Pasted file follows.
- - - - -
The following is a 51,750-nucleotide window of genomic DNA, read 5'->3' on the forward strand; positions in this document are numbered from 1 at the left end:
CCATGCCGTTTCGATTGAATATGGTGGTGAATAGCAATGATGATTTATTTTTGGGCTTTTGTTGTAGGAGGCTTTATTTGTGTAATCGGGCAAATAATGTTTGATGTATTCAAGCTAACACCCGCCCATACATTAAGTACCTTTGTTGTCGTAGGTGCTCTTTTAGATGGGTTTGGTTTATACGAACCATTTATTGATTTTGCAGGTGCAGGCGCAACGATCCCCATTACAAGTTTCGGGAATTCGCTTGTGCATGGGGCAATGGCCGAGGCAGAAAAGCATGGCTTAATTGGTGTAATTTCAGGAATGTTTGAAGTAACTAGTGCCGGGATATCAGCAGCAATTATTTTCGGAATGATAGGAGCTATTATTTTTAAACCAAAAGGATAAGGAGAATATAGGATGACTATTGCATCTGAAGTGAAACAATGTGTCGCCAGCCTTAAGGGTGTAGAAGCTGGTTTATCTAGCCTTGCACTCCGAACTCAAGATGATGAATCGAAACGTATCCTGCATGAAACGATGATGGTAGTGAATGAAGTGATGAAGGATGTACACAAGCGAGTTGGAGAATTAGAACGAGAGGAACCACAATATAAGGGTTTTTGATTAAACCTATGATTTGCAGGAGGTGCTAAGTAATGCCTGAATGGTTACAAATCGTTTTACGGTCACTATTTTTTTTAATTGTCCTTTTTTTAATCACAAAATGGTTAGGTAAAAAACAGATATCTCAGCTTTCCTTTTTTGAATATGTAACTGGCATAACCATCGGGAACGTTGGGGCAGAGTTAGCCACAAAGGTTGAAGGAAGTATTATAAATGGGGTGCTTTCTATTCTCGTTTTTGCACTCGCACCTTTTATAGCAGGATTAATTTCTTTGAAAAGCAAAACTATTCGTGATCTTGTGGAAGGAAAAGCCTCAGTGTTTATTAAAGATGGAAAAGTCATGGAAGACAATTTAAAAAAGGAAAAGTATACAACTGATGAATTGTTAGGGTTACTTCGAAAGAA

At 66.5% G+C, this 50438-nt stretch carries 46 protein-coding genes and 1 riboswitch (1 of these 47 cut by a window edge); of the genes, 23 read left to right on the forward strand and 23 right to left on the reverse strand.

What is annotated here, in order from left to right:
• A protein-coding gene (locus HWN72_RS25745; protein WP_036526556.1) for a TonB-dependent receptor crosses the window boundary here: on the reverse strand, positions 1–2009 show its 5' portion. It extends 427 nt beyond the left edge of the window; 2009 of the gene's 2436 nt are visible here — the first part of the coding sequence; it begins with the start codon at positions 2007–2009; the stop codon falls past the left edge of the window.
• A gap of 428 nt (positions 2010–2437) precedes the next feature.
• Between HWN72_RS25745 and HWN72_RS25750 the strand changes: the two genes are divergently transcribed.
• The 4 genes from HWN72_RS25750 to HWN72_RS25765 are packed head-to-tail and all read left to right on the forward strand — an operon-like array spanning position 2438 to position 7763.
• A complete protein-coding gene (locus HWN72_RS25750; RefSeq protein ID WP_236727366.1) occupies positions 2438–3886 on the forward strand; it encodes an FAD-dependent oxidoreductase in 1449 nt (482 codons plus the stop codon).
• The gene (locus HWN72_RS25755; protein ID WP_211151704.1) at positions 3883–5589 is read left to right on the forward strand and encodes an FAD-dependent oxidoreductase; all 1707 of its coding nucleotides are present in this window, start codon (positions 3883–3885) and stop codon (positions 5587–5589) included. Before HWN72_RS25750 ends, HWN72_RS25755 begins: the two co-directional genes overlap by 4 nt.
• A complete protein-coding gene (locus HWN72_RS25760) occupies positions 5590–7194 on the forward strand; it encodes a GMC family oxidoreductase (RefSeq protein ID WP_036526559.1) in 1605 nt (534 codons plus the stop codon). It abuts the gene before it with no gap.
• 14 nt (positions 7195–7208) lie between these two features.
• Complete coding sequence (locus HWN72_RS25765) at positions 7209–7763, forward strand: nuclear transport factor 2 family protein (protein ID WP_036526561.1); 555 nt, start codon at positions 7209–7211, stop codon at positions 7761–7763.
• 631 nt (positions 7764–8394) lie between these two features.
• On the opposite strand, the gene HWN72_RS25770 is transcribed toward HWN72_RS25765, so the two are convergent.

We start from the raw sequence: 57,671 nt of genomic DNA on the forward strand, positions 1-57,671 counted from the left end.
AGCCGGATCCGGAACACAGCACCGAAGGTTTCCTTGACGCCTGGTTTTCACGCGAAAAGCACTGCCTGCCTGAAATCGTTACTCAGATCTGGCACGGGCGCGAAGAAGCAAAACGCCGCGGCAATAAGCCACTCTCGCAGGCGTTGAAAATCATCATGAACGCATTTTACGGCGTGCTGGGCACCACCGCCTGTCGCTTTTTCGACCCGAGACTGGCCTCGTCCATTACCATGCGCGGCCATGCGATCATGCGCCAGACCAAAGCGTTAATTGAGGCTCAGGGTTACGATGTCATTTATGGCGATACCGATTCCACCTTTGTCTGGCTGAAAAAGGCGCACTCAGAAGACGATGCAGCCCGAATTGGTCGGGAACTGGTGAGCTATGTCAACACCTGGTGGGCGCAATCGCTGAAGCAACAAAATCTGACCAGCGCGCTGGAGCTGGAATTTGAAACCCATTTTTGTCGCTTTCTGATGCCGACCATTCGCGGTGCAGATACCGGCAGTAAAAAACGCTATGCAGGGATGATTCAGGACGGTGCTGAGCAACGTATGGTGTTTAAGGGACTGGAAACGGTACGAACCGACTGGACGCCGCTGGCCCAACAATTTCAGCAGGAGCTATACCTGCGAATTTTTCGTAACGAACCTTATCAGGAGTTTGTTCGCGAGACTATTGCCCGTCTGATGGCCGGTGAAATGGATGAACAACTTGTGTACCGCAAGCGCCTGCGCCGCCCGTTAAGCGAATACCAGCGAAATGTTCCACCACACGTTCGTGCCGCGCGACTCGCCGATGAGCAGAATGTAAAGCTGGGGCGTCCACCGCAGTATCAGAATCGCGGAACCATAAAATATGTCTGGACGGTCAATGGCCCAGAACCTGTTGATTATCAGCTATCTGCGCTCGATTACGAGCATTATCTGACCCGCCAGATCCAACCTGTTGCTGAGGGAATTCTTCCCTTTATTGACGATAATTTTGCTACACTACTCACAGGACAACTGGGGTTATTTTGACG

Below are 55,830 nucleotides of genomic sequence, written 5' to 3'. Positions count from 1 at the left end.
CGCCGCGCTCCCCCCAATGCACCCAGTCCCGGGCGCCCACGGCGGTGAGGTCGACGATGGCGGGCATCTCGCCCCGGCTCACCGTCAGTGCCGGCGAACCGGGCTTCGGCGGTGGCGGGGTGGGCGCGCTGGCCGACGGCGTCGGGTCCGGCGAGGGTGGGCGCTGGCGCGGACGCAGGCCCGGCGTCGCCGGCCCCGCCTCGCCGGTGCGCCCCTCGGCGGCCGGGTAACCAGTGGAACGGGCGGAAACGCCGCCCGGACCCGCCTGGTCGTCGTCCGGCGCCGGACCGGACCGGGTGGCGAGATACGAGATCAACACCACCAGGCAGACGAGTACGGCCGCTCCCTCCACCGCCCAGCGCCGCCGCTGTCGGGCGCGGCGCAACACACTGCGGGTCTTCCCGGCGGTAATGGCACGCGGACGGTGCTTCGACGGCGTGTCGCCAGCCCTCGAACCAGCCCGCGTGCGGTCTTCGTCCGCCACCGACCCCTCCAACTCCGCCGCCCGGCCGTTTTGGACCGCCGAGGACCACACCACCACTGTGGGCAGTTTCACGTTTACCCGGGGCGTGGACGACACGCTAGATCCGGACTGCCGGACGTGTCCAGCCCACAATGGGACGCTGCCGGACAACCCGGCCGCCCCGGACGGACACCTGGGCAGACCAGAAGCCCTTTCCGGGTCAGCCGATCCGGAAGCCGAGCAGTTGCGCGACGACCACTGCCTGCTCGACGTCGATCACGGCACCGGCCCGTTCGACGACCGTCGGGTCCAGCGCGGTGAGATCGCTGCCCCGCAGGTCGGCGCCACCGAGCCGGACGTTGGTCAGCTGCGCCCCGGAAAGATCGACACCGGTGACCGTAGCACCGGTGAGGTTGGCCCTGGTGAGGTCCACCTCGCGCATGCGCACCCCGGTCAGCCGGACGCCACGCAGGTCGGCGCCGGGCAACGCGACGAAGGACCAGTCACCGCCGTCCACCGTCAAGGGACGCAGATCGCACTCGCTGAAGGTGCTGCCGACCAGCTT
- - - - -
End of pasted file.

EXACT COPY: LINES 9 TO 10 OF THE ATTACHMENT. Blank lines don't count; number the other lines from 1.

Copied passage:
• A complete protein-coding gene (locus HWN72_RS25750; RefSeq protein ID WP_236727366.1) occupies positions 2438–3886 on the forward strand; it encodes an FAD-dependent oxidoreductase in 1449 nt (482 codons plus the stop codon).
• The gene (locus HWN72_RS25755; protein ID WP_211151704.1) at positions 3883–5589 is read left to right on the forward strand and encodes an FAD-dependent oxidoreductase; all 1707 of its coding nucleotides are present in this window, start codon (positions 3883–3885) and stop codon (positions 5587–5589) included. Before HWN72_RS25750 ends, HWN72_RS25755 begins: the two co-directional genes overlap by 4 nt.